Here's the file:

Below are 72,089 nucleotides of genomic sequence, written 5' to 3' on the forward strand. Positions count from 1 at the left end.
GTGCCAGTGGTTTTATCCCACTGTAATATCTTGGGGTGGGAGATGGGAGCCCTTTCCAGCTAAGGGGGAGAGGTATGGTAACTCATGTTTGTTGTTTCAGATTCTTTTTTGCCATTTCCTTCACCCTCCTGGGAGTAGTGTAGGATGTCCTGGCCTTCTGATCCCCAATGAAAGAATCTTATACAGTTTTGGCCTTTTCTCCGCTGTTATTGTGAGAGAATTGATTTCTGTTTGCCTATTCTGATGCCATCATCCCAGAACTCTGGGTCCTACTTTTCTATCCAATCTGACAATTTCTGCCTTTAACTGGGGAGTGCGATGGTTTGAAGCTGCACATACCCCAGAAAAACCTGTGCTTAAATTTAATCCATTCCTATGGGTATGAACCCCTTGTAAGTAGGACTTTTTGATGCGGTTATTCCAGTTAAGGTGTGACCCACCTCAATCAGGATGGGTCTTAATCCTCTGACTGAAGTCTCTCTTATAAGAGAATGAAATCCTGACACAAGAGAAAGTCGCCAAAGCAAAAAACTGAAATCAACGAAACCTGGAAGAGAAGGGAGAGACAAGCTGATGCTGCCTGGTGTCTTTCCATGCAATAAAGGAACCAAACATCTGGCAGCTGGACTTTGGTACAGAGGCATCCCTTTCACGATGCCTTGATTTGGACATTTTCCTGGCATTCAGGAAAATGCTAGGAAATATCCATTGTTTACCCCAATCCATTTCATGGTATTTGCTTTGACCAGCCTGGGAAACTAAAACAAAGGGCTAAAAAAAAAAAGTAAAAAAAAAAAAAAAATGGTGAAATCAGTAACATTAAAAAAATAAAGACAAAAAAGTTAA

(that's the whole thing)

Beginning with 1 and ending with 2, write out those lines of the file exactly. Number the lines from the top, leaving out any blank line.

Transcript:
Below are 72,089 nucleotides of genomic sequence, written 5' to 3' on the forward strand. Positions count from 1 at the left end.
GTGCCAGTGGTTTTATCCCACTGTAATATCTTGGGGTGGGAGATGGGAGCCCTTTCCAGCTAAGGGGGAGAGGTATGGTAACTCATGTTTGTTGTTTCAGATTCTTTTTTGCCATTTCCTTCACCCTCCTGGGAGTAGTGTAGGATGTCCTGGCCTTCTGATCCCCAATGAAAGAATCTTATACAGTTTTGGCCTTTTCTCCGCTGTTATTGTGAGAGAATTGATTTCTGTTTGCCTATTCTGATGCCATCATCCCAGAACTCTGGGTCCTACTTTTCTATCCAATCTGACAATTTCTGCCTTTAACTGGGGAGTGCGATGGTTTGAAGCTGCACATACCCCAGAAAAACCTGTGCTTAAATTTAATCCATTCCTATGGGTATGAACCCCTTGTAAGTAGGACTTTTTGATGCGGTTATTCCAGTTAAGGTGTGACCCACCTCAATCAGGATGGGTCTTAATCCTCTGACTGAAGTCTCTCTTATAAGAGAATGAAATCCTGACACAAGAGAAAGTCGCCAAAGCAAAAAACTGAAATCAACGAAACCTGGAAGAGAAGGGAGAGACAAGCTGATGCTGCCTGGTGTCTTTCCATGCAATAAAGGAACCAAACATCTGGCAGCTGGACTTTGGTACAGAGGCATCCCTTTCACGATGCCTTGATTTGGACATTTTCCTGGCATTCAGGAAAATGCTAGGAAATATCCATTGTTTACCCCAATCCATTTCATGGTATTTGCTTTGACCAGCCTGGGAAACTAAAACAAAGGGCTAAAAAAAAAAAGTAAAAAAAAAAAAAAAATGGTGAAATCAGTAACATTAAAAAAATAAAGACAAAAAAGTTAA